We then focused on every Red-Listed bird species recorded in the study, and found significant variation in the overall abundance (figure 4a; all birds, χ2 = 41.0, p < 0.0001; understorey birds, χ2 = 10.6, p < 0.0050) and species richness (figure 4b; all birds, χ2 = 25.2, p < 0.0001) between forest types. Post hoc tests of point count data revealed that abundance and species richness of Red-Listed species were lower in once-logged and twice-logged forests than in primary forests; however, there was no significant difference between the logged forest types. In contrast, Red List birds sampled via mist nets exhibited similar abundance in primary and twice-logged forests, but markedly lower abundance in once-logged forests. Species richness of Red-Listed species sampled with mist nets did not differ between forest types (figure 4b; understorey birds, χ2 = 2.9, p = 0.23).
(c) Population-level responses
Ninety-six species (54%) of all birds, 45 species (51%) of understorey birds and 26 species (49%) of dung beetles revealed at least one significant change in abundance following logging (see the electronic supplementary material, tables S1 and S2). Both logged and unlogged forests held unique species (see the electronic supplementary material, tables S1 and S2): 38 species of all birds (21%; nonce-logged = 19; ntwice-logged = 33), 21 species of understorey birds (24%; nonce-logged = 9; ntwice-logged = 19), and 4 species of dung beetles (7.5%; nonce-logged = 1; ntwice-logged = 4) occurred only in logged forests, while 13 species (7%) of all birds, 5 species (6%) of understorey birds and 6 species (11%) of dung beetles were present only in unlogged forest.
Focusing on those species that were recorded in unlogged forest, birds (nall birds = 140; nunderstorey birds = 68) and dung beetles (n = 49) responded in a similar way to logging rotations (figure 5; see also the electronic supplementary material, tables S1 and S2). For all birds and understorey birds, about 30 per cent of species were either lost or significantly declined in abundance following the first logging rotation, but there was no further decline after the second rotation (figure 5). For dung beetles, about half of the species were either lost or declined significantly following the first rotation and there was a marginal recovery in the level of species decline after the second rotation (figure 5). However, despite species loss and declines, over 75 per cent of bird and dung beetle species from unlogged forest persisted within twice-logged forest.
We then focus on only those species recorded in unlogged forest that were endemic to Borneo. We find that no endemic bird species was affected by the first rotation of logging. However, 55 per cent (five species) of endemic birds sampled via point counts and 29 per cent (two species) of endemic birds sampled via mist nests disappeared or declined in abundance after the second rotation (see the electronic supplementary material, table S1). In contrast, 47 per cent of the dung beetle species endemic to Borneo (n = 15) declined after the first rotation, but there was a marginal recovery after the second rotation, with 40 per cent of endemic species declining from unlogged forest levels (see the electronic supplementary material, table S2).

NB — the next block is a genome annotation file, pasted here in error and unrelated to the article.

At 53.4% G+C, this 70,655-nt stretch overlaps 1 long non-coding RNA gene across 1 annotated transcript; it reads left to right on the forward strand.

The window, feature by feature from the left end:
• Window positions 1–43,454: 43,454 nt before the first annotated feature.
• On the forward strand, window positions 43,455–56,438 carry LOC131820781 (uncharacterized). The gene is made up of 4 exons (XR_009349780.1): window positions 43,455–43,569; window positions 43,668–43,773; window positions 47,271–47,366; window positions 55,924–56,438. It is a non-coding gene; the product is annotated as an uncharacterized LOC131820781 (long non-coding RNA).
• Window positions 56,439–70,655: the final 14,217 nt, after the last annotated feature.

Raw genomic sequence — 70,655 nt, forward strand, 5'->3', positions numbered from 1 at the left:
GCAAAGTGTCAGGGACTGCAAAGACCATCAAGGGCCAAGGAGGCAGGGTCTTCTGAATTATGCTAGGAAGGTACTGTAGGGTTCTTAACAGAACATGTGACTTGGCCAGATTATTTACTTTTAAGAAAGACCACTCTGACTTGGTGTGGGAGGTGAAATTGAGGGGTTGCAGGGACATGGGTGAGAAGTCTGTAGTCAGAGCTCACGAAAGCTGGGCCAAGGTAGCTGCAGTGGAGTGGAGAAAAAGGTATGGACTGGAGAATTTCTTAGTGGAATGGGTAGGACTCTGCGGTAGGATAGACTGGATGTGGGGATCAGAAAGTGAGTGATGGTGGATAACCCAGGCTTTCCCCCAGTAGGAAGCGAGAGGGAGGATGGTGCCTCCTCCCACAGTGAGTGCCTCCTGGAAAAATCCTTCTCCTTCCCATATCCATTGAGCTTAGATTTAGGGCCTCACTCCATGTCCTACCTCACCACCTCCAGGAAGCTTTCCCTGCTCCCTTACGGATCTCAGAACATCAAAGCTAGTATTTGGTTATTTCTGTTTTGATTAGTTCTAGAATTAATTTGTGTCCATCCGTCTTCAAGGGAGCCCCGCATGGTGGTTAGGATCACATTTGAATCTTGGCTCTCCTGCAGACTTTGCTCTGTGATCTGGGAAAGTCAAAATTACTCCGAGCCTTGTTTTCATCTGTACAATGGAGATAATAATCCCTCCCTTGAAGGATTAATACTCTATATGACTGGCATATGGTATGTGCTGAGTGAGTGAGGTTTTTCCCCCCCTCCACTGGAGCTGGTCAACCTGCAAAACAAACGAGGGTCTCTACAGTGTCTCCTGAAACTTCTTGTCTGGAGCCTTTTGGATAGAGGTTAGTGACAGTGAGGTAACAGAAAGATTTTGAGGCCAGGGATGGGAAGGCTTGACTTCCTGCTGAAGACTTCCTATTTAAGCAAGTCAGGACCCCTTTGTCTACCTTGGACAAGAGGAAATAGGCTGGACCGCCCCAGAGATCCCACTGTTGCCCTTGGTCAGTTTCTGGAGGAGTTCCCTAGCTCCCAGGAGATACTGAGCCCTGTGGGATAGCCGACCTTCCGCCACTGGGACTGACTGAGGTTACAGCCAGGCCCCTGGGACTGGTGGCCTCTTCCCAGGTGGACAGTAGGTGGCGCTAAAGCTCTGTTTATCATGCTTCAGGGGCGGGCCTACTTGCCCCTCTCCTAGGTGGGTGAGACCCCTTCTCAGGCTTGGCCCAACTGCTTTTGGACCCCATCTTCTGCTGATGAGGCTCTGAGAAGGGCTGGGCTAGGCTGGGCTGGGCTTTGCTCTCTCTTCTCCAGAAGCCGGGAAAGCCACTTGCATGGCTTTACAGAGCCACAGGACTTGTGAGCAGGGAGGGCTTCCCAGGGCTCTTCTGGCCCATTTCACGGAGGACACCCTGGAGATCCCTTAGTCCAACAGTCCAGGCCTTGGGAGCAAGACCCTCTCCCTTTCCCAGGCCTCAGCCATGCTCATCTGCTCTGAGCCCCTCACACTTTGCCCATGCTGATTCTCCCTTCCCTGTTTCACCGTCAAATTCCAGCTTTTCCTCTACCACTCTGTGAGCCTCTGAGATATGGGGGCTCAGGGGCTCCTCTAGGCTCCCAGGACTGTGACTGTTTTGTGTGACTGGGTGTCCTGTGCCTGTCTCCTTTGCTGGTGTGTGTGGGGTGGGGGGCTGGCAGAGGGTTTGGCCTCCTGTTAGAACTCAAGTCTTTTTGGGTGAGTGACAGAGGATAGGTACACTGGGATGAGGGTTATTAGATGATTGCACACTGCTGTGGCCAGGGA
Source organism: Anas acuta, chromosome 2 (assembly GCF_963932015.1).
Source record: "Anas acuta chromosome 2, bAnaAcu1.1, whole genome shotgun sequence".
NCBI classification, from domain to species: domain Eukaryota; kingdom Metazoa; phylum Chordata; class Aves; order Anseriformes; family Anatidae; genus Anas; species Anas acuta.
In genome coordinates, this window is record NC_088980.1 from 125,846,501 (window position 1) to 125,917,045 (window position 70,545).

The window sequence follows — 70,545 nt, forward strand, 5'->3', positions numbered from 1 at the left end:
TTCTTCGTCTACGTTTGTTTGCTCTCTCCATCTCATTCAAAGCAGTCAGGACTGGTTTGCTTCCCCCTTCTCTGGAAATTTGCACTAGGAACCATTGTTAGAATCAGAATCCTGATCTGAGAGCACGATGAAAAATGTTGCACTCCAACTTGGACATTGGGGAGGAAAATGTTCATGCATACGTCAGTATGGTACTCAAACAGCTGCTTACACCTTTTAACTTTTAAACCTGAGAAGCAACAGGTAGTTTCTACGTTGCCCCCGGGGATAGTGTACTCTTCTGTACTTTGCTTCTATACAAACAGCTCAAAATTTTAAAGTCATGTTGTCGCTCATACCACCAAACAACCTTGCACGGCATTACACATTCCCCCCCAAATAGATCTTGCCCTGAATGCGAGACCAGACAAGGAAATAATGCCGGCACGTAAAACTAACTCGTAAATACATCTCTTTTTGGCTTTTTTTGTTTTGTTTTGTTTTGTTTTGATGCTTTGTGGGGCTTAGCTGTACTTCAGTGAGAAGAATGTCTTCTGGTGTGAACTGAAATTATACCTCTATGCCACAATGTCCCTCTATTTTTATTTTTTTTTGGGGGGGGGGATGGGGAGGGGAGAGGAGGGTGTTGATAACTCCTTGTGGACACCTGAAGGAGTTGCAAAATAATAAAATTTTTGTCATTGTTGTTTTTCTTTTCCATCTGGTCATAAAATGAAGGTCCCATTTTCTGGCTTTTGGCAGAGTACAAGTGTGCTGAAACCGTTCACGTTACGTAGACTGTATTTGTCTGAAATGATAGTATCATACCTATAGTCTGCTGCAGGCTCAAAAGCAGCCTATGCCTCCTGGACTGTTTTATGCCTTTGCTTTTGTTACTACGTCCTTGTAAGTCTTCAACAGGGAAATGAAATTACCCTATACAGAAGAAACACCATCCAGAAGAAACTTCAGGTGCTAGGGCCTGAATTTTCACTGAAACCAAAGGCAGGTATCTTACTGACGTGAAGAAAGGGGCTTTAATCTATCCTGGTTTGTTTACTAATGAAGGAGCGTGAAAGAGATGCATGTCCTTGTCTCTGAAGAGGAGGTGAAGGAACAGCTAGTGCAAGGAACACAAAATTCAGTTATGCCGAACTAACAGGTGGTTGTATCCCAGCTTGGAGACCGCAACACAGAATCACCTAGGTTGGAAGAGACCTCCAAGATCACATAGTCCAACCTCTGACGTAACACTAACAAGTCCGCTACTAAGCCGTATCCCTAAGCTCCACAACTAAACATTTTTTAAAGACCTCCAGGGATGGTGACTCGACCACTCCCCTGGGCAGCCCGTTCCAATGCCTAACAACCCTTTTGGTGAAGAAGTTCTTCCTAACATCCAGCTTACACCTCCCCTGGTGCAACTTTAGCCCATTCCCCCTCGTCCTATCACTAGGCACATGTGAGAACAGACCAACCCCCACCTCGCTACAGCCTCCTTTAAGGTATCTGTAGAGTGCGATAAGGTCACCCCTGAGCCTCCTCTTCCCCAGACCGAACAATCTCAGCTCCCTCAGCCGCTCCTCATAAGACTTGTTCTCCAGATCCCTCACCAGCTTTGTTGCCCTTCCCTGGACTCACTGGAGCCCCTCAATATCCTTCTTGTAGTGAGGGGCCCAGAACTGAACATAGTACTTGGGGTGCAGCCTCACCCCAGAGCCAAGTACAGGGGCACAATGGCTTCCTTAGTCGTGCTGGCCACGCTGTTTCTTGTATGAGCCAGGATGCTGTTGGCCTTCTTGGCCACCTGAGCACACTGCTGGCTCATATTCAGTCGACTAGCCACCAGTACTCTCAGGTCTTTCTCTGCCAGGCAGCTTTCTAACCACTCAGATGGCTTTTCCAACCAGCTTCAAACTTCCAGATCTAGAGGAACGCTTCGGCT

This is the first study to investigate the effects of multiple logging rotations on biodiversity in Southeast Asia. In our study area, virtually all commercially valuable trees (more than or equal to 40 cm in diameter) were removed during the second rotation, and the logging practices used have been shown to result in high levels of residual damage (e.g. ). While the first rotation caused some bird and dung beetle species to decline or disappear (table 1; figure 5), it is the second logging rotation that more strongly affected species composition (figure 3) and caused a number of bird species endemic to Borneo to decline (see the electronic supplementary material, table S1). Thus, logging clearly is harmful to some species and this harm is magnified by a second round of logging.
Notwithstanding these declines, and despite the very intensive logging in our study area after the second rotation, over 75 per cent of bird and dung beetle species from unlogged forest persisted within twice-logged forest, and these included a striking number of imperilled (Red-Listed) bird species (figure 4). Furthermore, there was no negative impact of logging on bird species richness or β-diversity (figure 2; table 1) and, while dung beetles appeared to be more sensitive than birds (showing a decline in species richness following the first rotation), they revealed no further decline after the second rotation and no difference in β-diversity. Far from being of little conservation value, therefore, the twice-logged forests harbour surprisingly rich bird and dung beetle communities, including a number of species of conservation concern.
Since our sampling protocol used different combinations of sites for different taxa (figure 1), we reanalysed our data for understorey birds using only the nine sites censused for dung beetles. This made no major qualitative difference to our species richness and composition results (see the electronic supplementary material, SOM text S1), indicating that our use of different sites was unlikely to have altered our conclusions with respect to the effects of logging rotations on different taxa. Research into the effects of the second logging rotation on other taxa is now vital for a fuller understanding of the value of degraded forest for biodiversity. However, since birds and dung beetles are reasonable indicators of general patterns across taxa [14,38,39], our results can probably be extrapolated to other taxa.